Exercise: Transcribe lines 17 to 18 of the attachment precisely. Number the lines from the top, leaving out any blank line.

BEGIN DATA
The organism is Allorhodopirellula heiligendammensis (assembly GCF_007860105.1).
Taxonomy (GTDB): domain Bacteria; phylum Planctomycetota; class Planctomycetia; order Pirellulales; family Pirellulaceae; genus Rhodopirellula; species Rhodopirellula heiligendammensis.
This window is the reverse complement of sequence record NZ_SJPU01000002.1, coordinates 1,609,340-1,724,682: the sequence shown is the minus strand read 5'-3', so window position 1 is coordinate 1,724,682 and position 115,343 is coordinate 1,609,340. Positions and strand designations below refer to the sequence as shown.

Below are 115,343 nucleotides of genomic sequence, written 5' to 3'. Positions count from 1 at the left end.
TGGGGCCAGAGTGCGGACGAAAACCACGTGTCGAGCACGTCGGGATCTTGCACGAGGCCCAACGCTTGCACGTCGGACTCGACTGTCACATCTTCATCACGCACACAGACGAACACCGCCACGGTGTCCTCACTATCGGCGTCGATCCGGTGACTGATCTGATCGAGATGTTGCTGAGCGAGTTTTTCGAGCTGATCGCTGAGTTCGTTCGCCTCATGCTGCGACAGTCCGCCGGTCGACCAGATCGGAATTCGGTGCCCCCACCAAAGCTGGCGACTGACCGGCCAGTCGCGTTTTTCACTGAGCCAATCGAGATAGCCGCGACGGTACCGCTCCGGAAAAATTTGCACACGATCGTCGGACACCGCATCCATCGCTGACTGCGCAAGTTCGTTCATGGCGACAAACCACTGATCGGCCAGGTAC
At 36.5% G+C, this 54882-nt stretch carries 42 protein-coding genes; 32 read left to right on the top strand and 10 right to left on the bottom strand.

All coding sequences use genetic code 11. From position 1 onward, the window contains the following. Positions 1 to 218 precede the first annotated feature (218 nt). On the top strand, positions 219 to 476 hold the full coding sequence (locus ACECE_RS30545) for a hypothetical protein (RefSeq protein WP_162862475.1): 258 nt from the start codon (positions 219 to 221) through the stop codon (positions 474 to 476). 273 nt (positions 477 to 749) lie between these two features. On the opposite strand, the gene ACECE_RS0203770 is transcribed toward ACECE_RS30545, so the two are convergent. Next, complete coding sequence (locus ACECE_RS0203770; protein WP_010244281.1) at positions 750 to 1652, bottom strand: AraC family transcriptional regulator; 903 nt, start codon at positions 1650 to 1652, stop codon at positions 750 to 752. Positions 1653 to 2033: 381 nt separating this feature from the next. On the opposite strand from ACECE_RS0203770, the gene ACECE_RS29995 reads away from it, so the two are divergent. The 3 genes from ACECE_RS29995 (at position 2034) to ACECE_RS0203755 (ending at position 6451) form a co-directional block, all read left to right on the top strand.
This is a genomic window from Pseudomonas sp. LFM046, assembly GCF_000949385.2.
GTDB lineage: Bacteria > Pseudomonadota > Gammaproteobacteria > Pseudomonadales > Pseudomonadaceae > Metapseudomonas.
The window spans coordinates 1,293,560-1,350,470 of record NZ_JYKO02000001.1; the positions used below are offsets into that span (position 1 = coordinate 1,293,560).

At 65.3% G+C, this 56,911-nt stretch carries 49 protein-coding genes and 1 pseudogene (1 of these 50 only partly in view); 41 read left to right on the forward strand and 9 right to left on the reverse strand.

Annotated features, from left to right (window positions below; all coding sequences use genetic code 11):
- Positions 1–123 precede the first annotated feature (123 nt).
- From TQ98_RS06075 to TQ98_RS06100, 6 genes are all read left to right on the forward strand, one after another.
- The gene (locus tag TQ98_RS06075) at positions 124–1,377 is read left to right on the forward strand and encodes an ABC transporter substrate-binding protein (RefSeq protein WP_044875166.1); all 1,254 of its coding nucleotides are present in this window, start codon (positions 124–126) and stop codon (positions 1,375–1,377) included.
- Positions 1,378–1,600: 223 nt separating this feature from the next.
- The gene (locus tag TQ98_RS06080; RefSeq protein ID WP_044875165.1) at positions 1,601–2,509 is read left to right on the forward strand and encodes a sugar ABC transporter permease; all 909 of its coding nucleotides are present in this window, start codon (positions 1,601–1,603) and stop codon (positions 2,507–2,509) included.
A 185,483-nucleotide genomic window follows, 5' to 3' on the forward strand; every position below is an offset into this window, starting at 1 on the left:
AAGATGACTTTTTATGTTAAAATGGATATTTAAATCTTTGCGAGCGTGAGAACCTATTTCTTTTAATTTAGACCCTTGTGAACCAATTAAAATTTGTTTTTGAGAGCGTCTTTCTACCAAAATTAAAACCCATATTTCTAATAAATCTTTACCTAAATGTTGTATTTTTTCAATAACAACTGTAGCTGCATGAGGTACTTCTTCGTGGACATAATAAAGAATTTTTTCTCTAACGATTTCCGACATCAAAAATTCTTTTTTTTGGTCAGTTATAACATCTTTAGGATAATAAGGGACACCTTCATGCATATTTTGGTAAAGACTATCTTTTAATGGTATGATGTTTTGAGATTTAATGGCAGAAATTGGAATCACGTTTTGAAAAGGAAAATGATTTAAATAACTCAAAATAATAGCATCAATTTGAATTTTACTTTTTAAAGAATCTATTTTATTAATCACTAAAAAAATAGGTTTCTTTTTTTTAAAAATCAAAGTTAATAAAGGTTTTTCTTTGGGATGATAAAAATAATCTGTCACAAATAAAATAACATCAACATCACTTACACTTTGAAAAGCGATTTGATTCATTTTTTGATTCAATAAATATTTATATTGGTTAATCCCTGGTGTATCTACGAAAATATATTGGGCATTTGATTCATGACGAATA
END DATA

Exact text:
- The gene (locus tag TQ98_RS06080; RefSeq protein ID WP_044875165.1) at positions 1,601–2,509 is read left to right on the forward strand and encodes a sugar ABC transporter permease; all 909 of its coding nucleotides are present in this window, start codon (positions 1,601–1,603) and stop codon (positions 2,507–2,509) included.
A 185,483-nucleotide genomic window follows, 5' to 3' on the forward strand; every position below is an offset into this window, starting at 1 on the left: